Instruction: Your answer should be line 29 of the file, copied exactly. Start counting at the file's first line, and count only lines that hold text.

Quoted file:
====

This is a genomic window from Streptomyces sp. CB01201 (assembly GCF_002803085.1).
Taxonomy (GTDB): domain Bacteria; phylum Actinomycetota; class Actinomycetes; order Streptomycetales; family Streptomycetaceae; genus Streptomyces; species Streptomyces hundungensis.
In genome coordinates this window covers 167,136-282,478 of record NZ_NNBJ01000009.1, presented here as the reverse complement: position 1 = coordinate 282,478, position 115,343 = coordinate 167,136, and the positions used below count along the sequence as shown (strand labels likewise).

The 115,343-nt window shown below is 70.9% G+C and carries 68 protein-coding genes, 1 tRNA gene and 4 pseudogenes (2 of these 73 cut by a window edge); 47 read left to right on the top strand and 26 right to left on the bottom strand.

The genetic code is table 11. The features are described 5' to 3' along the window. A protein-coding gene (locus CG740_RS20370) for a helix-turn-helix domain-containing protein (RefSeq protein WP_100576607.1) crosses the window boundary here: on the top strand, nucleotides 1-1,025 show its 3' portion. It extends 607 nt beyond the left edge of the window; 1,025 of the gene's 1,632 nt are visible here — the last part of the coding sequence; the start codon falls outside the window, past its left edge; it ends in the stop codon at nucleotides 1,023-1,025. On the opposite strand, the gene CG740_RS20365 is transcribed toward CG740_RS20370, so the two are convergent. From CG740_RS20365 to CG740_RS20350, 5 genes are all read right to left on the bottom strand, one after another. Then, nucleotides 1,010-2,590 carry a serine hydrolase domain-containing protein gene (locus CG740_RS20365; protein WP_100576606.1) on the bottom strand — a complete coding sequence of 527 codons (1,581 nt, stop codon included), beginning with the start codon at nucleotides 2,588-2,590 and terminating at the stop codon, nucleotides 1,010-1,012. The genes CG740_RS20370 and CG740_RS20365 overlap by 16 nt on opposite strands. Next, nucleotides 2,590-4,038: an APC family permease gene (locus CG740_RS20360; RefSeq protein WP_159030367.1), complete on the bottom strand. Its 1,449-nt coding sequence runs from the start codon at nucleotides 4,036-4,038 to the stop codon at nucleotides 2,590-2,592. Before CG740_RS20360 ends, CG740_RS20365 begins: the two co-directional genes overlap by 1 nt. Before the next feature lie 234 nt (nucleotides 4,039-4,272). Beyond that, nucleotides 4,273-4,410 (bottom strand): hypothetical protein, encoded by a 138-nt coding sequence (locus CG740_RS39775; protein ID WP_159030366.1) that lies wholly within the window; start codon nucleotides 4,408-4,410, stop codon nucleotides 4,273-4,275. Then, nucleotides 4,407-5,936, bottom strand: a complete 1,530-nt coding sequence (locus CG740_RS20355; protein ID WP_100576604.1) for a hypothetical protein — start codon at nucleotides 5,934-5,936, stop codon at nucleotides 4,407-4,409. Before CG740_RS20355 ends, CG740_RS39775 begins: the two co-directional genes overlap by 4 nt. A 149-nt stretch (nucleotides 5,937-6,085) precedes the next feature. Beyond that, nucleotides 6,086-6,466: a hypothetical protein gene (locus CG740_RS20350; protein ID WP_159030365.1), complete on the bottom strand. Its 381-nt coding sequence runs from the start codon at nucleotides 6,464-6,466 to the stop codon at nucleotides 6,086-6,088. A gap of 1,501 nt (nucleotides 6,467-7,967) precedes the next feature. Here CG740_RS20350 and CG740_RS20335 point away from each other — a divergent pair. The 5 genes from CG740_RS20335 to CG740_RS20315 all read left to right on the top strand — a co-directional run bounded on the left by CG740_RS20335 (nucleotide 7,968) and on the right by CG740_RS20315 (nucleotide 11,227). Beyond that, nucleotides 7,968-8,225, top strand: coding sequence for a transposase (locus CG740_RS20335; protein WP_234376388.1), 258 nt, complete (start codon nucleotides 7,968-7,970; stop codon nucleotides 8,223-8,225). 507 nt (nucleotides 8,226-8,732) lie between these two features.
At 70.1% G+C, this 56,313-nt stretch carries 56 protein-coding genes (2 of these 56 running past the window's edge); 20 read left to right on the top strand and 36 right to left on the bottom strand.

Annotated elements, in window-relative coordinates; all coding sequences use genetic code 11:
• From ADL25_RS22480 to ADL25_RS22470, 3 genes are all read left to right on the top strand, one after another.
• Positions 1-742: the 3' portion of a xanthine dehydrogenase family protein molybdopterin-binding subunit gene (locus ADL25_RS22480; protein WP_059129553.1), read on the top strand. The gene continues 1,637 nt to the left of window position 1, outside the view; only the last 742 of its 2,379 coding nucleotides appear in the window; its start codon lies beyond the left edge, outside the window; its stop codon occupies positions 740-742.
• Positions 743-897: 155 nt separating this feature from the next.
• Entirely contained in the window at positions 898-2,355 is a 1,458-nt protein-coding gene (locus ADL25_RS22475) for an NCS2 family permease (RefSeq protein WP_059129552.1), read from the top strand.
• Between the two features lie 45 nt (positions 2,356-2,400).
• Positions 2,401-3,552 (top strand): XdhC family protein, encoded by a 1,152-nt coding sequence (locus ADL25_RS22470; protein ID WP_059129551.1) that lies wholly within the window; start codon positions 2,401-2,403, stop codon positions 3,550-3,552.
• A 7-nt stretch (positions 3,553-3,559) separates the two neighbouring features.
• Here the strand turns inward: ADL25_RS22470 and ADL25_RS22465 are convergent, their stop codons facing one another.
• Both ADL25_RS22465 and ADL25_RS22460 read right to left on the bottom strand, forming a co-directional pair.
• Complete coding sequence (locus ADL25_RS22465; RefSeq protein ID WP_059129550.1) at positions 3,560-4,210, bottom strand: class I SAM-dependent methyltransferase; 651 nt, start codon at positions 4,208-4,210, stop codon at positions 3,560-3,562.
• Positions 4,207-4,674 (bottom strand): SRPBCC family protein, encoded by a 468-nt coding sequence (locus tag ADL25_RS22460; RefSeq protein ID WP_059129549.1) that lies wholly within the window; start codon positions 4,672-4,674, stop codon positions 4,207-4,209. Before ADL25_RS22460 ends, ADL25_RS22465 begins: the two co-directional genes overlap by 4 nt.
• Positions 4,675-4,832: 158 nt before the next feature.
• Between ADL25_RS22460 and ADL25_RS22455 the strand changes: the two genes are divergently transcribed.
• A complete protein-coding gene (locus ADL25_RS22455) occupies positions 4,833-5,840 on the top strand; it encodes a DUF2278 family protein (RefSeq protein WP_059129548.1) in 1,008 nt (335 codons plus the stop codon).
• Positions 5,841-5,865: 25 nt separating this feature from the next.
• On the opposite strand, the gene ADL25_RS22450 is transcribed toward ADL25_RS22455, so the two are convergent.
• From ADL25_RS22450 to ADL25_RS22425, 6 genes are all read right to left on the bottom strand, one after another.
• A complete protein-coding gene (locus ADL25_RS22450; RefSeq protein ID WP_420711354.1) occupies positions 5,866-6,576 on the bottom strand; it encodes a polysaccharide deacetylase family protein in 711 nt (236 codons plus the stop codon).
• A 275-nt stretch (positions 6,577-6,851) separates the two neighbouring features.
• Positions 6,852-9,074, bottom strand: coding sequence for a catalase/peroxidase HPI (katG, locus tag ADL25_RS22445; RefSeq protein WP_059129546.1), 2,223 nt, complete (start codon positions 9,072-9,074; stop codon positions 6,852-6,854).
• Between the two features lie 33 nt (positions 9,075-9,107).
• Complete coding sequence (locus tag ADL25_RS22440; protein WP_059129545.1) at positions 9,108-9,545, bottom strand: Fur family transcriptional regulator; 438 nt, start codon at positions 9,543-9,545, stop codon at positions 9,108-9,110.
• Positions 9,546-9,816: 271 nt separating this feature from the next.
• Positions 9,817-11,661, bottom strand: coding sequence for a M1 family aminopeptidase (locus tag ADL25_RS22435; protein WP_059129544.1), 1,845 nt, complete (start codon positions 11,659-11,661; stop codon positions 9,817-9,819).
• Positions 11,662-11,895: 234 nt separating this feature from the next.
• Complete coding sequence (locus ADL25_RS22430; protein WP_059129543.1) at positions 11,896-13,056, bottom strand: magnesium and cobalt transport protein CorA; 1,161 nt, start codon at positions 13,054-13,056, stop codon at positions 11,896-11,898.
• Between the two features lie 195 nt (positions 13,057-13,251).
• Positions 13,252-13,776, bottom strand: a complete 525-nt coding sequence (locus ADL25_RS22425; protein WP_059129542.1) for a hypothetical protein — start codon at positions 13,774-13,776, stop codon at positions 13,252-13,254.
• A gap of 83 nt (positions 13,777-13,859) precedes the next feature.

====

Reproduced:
• Complete coding sequence (locus tag ADL25_RS22440; protein WP_059129545.1) at positions 9,108-9,545, bottom strand: Fur family transcriptional regulator; 438 nt, start codon at positions 9,543-9,545, stop codon at positions 9,108-9,110.